New Name, New Direction for Global Bowling Group

by Bob Johnson 0

World Bowling has announced a name change to the International Bowling Federation, and issued a lengthy open letter outlining its plans for the future.

“As the governing body, World Bowling has been an associate member of its own organization instead of acting as the international bowling federation,” wrote Chief Executive Officer Andrew Oram. “This is about to change.”

Oram pointed to bowling’s numerous failed efforts to gain Olympic Games inclusion as an impetus for rethinking the role of the global federation.

He said those failings “never brought about the necessary soul searching and deep dive into why the sport was rejected. It was never concluded that maybe we were doing this all wrong, only that rejection was the fault of someone else.”

Oram added the going forward, the International Bowling Federation would pay closer attention to the men and women who own bowling’s playing fields: the proprietors.

“It is not surprising that some bowling center operators did little or nothing to encourage competitive play in their centers or would listen to suggestions from an organization perceived to be ineffective, even though it could enhance their business,” he noted.

“We rely totally on those that invest in the appropriate infrastructure for the practice of bowling. We must listen, engage, embrace and support them, and make everyone part of the journey. Rules and regulations must complement the foundation of the sport to allow proprietors, globally, to drive an increase in participation and [foot traffic] through their centers.”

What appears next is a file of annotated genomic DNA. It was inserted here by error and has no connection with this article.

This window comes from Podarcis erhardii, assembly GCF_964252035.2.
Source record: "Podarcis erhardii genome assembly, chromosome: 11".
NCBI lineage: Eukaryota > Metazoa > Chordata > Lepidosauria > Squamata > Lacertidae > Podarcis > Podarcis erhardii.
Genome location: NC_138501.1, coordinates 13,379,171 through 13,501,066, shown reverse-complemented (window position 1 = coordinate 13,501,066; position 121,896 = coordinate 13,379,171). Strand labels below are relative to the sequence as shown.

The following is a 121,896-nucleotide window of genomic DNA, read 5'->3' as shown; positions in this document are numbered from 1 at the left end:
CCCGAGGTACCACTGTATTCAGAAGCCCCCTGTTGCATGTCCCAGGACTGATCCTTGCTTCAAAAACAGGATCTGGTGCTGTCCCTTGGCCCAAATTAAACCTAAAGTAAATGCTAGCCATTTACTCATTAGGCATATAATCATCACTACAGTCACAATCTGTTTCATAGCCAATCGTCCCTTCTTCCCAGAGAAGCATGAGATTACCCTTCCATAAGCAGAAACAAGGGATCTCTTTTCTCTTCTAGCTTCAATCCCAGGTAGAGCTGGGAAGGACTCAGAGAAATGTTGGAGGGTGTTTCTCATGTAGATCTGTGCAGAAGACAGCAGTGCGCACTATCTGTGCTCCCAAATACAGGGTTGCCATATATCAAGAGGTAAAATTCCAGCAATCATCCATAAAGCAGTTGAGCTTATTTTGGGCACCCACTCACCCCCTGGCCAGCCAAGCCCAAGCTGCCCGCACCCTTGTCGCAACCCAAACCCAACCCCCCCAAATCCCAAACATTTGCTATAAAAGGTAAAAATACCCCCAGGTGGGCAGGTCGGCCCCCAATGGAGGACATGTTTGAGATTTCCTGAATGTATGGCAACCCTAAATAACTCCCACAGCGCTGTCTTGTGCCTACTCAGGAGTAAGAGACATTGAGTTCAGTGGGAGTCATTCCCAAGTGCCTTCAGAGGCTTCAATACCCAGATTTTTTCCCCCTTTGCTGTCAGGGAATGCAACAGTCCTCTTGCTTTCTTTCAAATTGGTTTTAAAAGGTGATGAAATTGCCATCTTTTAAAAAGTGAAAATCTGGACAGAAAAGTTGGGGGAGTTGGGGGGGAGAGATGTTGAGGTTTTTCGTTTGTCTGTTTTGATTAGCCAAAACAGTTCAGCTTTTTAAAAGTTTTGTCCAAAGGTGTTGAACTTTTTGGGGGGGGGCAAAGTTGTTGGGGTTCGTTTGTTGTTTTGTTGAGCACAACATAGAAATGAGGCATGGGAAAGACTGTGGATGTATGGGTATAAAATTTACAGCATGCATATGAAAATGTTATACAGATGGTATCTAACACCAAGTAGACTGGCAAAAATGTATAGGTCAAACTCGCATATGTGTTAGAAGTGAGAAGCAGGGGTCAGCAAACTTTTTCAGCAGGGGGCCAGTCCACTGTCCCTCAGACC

Oram said that he applauded national federations that have embraced and approved string pinsetting machines for sport bowling, and will provide a platform for proprietors that use string machines to showcase their centers globally. More proprietors are considering string machines because they require less maintenance and require less energy to operate.

“Now is not the time to sit back and hope things will get better,” Oram added. “Now it is time for a rebirth that leverages the key learnings from the past in forming a new history.”

To read the full text of Oram’s open letter, click here:

Bob Johnson

Bob Johnson has received more national writing awards than any other bowling writer — close to 70 over the course of his 40-year career. He began at age 16 as a staff writer and then assistant editor for the weekly Pacific Bowler newspaper in his native California, and within three years was writing feature stories for Bowlers Journal. He has written for the magazine ever since, except for a five-year span when he was hired as the founding editor of another magazine. He moved to Chicago in 2000 and spent 13 years in the Windy City, including five as Bowlers Journal’s Editor. In 1975, Johnson received the Robert E. Kennedy Award as California’s top undergraduate high school journalist. Five years earlier, on the lanes, he had shared the Bantam Division Doubles championship in the Orange County Junior Bowling Association Championships. Today, he continues to work full-time for Bowlers Journal as its Senior Editor, to write his popular “Strikes Me” column, and to edit Luby Publishing Inc.’s weekly business-to-business Cyber Report.

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